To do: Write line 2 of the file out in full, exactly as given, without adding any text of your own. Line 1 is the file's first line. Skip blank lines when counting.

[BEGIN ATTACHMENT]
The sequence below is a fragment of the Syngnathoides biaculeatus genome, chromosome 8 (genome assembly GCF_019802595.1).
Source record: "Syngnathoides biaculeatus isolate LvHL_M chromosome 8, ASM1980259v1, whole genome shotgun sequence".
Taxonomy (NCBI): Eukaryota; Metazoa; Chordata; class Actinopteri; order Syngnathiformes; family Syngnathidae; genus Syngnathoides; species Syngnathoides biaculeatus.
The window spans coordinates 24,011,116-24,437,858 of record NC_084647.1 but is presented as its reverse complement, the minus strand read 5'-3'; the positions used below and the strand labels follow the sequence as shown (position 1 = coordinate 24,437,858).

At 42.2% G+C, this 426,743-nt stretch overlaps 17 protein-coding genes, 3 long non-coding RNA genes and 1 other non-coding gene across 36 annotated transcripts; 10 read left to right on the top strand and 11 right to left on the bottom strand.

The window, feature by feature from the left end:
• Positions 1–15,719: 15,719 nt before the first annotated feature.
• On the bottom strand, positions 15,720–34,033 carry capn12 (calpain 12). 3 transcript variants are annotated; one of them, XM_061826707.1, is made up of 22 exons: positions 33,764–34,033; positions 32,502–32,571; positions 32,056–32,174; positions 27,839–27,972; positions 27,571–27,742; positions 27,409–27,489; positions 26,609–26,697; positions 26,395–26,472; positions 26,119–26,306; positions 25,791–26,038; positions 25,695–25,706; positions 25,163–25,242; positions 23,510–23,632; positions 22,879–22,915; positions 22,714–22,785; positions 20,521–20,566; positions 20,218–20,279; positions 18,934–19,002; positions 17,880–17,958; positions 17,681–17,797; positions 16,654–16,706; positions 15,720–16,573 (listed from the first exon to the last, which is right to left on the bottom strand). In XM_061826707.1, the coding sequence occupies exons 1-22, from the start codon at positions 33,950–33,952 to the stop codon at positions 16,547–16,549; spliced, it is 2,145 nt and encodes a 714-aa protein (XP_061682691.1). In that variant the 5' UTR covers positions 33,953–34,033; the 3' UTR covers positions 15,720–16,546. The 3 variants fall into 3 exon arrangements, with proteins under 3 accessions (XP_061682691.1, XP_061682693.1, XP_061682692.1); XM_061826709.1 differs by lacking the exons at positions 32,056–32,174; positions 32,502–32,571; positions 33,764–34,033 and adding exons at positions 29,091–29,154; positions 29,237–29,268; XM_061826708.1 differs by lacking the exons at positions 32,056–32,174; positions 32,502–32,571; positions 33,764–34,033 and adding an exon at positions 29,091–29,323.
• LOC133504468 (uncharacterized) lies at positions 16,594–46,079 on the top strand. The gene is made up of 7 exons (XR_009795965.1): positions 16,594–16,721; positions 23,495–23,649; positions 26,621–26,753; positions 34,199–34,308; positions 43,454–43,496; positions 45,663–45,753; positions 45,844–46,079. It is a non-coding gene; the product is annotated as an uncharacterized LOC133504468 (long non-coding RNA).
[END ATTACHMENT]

Source record: "Syngnathoides biaculeatus isolate LvHL_M chromosome 8, ASM1980259v1, whole genome shotgun sequence".